Mon, 1 Jul 2013
Understanding the acronym soup of cloud products from a technical as well as business operational perspective can be mind boggling. One of our key roles is to give balanced practical advice to our existing and potential clients, made difficult with “cloud” due to the varying and sometimes contradictory usage of the terminology. This article aims to define each ‘aaS service, balance them against “traditional” hosting services, starting with the very familiar…
For clients, this is the most “hands on” type of service we offer. We provide colocation rack space in physically secure Tier 3 London data centres, with redundant cooling, power and network connectivity. The client purchases, installs and maintains their own equipment and software – and if something goes “bang” at 3am, it is the client’s engineer’s responsibility to travel to the data centre to fix the problem.
Colocation remains ever popular, but increasingly our clients are telling us they want to dispose of the responsibility of physical maintenance, capital expense on equipment and costs of support contracts with their own third parties: they want their host to take away some headaches…
In this scenario we provide and maintain hardware and, usually, a pre-installed operating system. This leaves the client free to concentrate on system administration and means they’ll never get called out in person to an early morning hardware collapse at the data centre.
However, studies have found that hardware is often provisioned to cope with the peak load required and hence significantly underutilised most of the time; utilising whole racks of dedicated devices is expensive, wasteful and eco-unfriendly!
What are the solutions? Take a look at this one we prepared earlier…
Easy visualisation of differing cloud models
Arguably the most significant innovation in the server world in the last decade has been virtualisation – allowing multiple virtual machines to run together on a single hardware server (hypervisor). Each virtual machine (VM, or “guest”) behaves just like a dedicated server: it has a fixed allocation of RAM and hard drive space, its own network interface cards and its own operating system.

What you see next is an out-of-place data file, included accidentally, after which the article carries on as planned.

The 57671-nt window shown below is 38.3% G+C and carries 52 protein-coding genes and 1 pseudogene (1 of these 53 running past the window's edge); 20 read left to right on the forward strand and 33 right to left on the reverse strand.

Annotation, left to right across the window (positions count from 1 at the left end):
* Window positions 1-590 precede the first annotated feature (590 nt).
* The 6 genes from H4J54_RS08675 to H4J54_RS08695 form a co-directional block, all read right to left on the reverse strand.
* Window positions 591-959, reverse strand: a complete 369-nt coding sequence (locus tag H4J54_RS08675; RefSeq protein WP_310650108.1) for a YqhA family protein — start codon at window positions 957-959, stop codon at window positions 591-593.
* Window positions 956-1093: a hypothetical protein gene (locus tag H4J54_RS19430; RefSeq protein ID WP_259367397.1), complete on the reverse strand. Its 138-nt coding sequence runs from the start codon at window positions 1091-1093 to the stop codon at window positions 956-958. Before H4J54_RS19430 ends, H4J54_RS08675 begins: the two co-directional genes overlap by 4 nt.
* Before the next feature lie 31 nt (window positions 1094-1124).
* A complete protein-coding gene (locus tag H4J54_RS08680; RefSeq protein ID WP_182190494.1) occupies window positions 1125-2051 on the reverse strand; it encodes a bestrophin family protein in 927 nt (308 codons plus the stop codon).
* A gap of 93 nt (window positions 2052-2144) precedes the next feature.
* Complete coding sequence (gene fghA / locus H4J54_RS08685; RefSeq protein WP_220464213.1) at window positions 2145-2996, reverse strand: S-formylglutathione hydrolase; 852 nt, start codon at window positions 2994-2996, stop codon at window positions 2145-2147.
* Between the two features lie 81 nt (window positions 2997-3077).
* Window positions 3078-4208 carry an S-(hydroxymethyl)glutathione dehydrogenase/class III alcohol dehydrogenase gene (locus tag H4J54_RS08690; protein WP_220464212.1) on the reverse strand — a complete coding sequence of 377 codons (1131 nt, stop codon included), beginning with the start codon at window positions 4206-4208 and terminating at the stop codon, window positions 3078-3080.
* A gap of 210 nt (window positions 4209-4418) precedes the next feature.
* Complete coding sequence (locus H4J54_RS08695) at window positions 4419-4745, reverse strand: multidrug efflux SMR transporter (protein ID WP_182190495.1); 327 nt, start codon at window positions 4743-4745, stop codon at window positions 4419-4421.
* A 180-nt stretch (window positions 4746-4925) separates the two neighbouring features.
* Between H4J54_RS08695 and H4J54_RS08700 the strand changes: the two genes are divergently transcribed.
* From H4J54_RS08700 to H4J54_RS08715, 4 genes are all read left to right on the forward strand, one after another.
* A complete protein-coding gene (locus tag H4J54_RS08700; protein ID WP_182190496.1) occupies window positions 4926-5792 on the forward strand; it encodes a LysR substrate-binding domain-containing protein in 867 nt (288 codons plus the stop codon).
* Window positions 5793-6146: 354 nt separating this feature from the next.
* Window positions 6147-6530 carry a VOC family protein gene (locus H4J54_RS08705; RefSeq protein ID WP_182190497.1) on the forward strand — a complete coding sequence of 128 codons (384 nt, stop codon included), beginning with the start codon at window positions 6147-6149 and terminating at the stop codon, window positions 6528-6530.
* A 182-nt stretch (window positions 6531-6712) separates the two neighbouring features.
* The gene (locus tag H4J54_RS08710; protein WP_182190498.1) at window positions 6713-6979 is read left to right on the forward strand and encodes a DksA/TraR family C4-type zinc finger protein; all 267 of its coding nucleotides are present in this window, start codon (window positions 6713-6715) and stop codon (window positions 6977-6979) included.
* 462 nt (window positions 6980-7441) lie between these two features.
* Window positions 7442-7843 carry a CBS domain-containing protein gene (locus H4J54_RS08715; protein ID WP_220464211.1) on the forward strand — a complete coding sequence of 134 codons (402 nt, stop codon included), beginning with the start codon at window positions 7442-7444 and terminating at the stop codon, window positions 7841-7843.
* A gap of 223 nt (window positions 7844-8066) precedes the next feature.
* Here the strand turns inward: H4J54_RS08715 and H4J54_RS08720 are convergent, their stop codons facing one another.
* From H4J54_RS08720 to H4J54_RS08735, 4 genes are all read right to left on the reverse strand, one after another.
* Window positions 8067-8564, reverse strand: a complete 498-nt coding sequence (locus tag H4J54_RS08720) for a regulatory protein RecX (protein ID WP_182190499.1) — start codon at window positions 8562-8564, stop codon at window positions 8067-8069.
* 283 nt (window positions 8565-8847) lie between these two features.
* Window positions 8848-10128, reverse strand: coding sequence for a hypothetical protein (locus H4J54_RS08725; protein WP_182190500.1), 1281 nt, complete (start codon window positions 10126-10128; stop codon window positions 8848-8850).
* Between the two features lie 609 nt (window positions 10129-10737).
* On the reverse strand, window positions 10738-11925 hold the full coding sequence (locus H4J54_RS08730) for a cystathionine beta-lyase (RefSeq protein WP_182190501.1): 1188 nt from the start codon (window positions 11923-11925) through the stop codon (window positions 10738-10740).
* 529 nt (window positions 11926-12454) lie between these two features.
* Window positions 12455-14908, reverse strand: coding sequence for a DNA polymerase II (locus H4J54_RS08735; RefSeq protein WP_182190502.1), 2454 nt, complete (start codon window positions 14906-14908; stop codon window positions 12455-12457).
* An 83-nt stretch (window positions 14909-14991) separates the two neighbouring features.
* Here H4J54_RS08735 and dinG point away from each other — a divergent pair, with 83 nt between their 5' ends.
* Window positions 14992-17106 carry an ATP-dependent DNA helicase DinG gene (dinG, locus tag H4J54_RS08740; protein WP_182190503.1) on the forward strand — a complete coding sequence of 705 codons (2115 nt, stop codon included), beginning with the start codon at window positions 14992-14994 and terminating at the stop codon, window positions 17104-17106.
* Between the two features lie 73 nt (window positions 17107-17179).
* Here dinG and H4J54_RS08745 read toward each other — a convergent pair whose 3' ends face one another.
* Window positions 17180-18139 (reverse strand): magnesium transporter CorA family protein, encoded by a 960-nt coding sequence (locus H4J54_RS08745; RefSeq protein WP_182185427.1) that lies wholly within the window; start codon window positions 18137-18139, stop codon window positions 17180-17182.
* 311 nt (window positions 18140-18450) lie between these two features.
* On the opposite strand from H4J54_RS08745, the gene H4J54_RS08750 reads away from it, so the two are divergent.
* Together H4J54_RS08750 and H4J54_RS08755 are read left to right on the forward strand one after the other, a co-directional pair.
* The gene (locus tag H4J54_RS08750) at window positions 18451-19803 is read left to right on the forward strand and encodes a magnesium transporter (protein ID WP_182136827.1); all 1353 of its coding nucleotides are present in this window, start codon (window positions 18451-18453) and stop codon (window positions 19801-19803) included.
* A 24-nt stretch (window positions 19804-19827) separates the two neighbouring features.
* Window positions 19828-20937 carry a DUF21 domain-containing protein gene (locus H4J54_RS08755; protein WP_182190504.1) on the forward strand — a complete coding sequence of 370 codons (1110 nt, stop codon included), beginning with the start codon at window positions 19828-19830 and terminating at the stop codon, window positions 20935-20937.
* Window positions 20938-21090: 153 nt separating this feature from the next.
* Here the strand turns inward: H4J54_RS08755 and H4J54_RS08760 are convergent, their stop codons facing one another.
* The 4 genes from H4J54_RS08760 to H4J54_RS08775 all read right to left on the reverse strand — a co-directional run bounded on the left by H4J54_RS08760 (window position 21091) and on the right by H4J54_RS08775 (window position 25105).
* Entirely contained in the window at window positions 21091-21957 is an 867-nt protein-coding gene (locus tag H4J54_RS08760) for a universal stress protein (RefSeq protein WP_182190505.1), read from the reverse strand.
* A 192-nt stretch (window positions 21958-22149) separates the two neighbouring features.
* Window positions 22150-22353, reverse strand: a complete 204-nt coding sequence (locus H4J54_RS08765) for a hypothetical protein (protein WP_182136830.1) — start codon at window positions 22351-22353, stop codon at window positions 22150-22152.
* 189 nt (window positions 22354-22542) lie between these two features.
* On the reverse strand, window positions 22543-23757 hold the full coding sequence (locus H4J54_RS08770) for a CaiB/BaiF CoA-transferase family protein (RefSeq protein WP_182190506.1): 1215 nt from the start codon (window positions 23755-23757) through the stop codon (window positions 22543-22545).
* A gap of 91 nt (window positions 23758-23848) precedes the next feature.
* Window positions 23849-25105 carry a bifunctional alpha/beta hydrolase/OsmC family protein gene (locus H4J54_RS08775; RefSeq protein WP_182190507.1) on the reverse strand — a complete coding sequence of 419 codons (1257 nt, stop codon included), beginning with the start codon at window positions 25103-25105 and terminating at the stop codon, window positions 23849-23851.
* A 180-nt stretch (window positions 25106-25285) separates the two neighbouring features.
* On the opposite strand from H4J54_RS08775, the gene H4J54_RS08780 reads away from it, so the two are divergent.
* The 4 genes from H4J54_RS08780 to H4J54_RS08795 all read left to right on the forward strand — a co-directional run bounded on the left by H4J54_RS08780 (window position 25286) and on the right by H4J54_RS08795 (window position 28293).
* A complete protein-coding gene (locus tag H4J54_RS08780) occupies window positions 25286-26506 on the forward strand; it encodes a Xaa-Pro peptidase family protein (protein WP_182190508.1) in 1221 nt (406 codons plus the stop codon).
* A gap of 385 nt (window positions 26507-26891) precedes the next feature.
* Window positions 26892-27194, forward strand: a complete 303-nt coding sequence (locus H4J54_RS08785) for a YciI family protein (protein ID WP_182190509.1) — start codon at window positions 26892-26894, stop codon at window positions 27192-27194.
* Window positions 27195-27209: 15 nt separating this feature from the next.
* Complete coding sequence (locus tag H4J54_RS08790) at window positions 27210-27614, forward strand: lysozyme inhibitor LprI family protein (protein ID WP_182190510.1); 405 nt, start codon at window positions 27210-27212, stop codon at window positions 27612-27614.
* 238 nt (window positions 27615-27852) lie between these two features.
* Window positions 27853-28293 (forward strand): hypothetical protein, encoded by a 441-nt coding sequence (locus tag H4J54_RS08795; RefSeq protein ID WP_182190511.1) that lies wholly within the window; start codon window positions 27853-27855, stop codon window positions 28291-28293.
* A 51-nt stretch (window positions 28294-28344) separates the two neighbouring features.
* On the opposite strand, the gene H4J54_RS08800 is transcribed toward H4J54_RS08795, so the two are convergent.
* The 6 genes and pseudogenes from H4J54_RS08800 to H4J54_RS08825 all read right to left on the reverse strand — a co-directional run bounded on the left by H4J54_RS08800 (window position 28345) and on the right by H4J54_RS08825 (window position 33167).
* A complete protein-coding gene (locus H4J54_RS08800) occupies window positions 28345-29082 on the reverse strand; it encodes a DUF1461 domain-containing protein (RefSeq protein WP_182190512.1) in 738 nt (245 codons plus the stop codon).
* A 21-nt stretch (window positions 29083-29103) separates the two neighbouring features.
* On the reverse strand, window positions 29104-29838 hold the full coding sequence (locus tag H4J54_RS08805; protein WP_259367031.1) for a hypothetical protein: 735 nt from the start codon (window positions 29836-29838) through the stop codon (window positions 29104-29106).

It does however share the computational engine and components of the hardware – so whereas four web servers each using a single core might require a physical server box with its own multi-core CPU, virtualisation enables putting all four web servers on a single server with a quad-core CPU. Instantly that’s reduced space, power and cooling requirements, and shared the hardware cost between all the servers making them much less expensive to run. Alternatively, superior quality of hardware can be used at the same (or less) effective cost.
Naturally, virtualisation picked up a lot of marketing hype, and the word “cloud” was born, used, misused and abused. Here are our (we think sensible) definitions…
As seen from the diagram above, this is the basic level of virtualisation. From an operational perspective, it offers nothing more than a dedicated server: it provides virtual machine(s) with computational and storage resources and usually a pre-installed operating system.
IaaS should however offer some technical benefits over dedicated solutions:
Further, IaaS reduces costs for smaller deployments, and is sometimes charged by the day or even hour, making scaling resources painless on the pocket as well as technically.
Responsibility: The host must support everything from the virtual machine down to the data centre, but the client is responsible for the software and any applications installed on the virtual machine; from the client’s perspective, this is identical to the dedicated server model.
Platform as a Service, as offered by ConnetU cloud hosting, provides all the features of IaaS combined with a large library of standardised, fully-tested and -supported virtualised components such as load balancers, web servers, database servers, replicated storage systems and so on.
Being delivered as part of the solution, these components can be rapidly assembled to create complex applications with a significantly reduced build time. For example, on our platform as a service cloud, we can build and deploy a firewalled, load balanced, high availability Apache/PHP/MySQL solution in under 20 minutes, making it readily available for the client to deploy their website.
Responsibility: The host or its partners build, test and support a standard catalogue of appliances, removing the responsibility for that system administration from the client; this frees the client to concentrate on building and deploying their critical (often proprietary) software, rather than maintaining operating system, firewall and software configurations.
Not to be confused with SAS (the type of hard drive) or SARS (the disease), this is perhaps the most high profile “revolution” in cloud computing. In most cases it’s really a re-labelling of a type of software we already had… except previously without yet another acronym name!
SaaS is an end user service, such a CRM or ERP, that eradicates all operating and maintenance costs by delivering a fully outsourced third party solution. SaaS products provide an online interface in which clients and users interact with specialised software. Computing, storage and development is maintained by the SaaS provider in high-availability cloud environments.
Responsibility: SaaS suppliers (and/or their subcontractors) are responsible for all technical elements of their products; clients use turn-key solutions without any in-house IT expertise.
However, ownership and visibility of data are significantly reduced for SaaS customers, a situation that continues to vex IT managers and is discussed in our earlier Data Storage in Saas, Paas and IaaS Cloud Hosting article.